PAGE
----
A control group of forty-eight students working individually were given the same puzzles. A panel of judges was then asked to evaluate the ideas produced by the brainstorming groups compared to the aggregated list from the students working alone. Not only did the forty-eight individuals produce twice as many ideas, they were also perceived to be more feasible and effective in the eyes of the judges.

Further research conducted by UC-Berkley psychologist Charlan Nemeth, helps us understand why traditional brainstorming actually stifles good ideas. She divided two-hundred sixty-five students into groups of five to form teams. Each team was given the same difficult problem and given twenty minutes to generate as many solutions as possible. The teams were randomly assigned to one of three different sets of conditions. Some groups were given no additional instructions at all. Some groups were given the standard brainstorming guidelines and the final third were told the best way to come up with solutions was to combine freewheeling association with debate, even criticizing each other’s ideas.

The results of the experiment showed the brainstorming groups outperformed the groups with no instructions but only by a little. But the people in the debate oriented groups generated twenty-five percent more ideas. An additional but important finding came after the experiment. When asked later if they had any additional ideas surface the students in the debate groups generated three times more ideas than the students in the other groups.

Charlan Nemeth asserts that criticism leads to more new ideas because it encourages participants to fully engage with the work of others. We think about the ideas they present because we want to improve them. The imperfection of the ideas presented is what gets us to really listen. Criticism is an important part of the creative process because the obvious answer doesn’t have to be the only answer.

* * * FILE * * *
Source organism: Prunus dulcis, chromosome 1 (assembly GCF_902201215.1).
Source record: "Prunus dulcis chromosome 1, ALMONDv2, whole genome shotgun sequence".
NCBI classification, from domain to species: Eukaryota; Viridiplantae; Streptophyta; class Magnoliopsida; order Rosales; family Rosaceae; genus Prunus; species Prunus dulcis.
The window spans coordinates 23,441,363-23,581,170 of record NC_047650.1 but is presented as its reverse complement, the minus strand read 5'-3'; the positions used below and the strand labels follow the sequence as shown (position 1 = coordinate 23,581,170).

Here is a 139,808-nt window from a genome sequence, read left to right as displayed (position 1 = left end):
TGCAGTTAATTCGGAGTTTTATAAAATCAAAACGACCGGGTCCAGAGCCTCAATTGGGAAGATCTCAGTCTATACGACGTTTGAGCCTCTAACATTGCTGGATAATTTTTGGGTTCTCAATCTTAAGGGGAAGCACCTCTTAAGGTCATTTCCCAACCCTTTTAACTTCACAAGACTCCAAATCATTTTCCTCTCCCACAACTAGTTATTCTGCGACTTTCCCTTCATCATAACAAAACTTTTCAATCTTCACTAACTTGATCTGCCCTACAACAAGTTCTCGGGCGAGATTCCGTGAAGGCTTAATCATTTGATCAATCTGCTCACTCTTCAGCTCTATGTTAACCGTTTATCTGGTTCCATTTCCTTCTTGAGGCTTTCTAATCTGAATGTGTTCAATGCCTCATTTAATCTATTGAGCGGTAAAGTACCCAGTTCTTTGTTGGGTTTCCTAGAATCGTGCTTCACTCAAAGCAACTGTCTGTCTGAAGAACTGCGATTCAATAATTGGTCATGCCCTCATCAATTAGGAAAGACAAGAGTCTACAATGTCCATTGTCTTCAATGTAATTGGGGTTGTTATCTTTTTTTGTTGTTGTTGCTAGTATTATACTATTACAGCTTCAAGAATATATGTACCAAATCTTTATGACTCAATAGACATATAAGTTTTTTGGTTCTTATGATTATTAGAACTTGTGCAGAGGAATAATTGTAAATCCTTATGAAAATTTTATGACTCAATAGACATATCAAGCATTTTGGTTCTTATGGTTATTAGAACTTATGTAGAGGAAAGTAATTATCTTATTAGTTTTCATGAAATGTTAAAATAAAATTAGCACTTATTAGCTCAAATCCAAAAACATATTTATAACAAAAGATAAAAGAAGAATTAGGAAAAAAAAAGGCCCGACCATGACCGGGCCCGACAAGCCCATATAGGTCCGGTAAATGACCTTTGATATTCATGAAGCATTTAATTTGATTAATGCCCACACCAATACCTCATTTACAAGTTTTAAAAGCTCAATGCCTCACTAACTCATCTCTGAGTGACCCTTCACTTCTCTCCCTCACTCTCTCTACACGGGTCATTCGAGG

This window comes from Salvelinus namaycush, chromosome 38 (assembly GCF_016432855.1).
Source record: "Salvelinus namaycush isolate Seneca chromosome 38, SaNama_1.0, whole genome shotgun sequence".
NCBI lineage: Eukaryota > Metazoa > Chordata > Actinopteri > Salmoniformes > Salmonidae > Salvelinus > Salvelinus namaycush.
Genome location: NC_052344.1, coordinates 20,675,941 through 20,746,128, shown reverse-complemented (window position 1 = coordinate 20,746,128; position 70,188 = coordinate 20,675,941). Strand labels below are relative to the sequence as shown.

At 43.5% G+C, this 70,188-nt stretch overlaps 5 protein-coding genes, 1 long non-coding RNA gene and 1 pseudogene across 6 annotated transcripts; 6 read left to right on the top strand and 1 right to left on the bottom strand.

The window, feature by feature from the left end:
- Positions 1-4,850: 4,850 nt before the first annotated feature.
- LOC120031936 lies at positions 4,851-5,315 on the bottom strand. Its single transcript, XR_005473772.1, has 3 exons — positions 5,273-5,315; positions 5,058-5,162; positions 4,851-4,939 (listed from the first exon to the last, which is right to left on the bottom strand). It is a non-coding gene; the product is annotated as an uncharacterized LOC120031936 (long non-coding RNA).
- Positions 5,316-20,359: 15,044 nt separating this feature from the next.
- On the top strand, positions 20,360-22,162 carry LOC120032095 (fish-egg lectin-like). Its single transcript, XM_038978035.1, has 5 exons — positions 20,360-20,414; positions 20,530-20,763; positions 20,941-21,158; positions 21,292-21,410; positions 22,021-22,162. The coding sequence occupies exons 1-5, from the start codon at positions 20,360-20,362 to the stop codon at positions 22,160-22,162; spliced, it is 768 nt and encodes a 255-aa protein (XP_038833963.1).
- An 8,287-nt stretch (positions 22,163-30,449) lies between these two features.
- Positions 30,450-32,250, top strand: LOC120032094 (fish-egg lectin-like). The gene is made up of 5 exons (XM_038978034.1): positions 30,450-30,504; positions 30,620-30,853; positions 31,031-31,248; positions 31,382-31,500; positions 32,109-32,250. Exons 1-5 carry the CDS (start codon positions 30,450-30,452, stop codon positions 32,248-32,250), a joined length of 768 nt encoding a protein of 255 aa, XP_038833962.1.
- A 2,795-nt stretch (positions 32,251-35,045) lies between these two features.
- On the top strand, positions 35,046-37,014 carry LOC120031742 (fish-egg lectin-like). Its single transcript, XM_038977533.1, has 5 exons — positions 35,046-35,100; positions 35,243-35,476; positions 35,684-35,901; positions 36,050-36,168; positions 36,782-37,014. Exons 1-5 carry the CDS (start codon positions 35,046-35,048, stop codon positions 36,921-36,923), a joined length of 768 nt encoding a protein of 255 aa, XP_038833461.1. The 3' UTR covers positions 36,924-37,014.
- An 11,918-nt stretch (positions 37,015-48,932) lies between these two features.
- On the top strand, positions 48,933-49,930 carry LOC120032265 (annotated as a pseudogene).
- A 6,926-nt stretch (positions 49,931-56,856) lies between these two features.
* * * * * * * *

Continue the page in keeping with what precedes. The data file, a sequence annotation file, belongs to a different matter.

Nemeth demonstrated this with another experiment. She convened a group of students who were shown a series of color slides and asked to identify the colors. The group settled in to a rather boring routine. But in some of the groups her lab assistant, posing as another student, would shout out the wrong answer, calling a red slide pink or a blue slide turquoise. After the color slide exercise the groups were asked to engage in an association exercise on the colors they had seen. The groups in the dissent condition who heard incorrect colors called out by the lab assistant produced many more original and varied associations. The color blue wasn’t merely associated with sky but with Miles Davis, Smurfs and berry pie. Her experiment showed dissent, even when it is wrong, can improve creativity because it activates the power of surprise.

Take a Walk…Have an Idea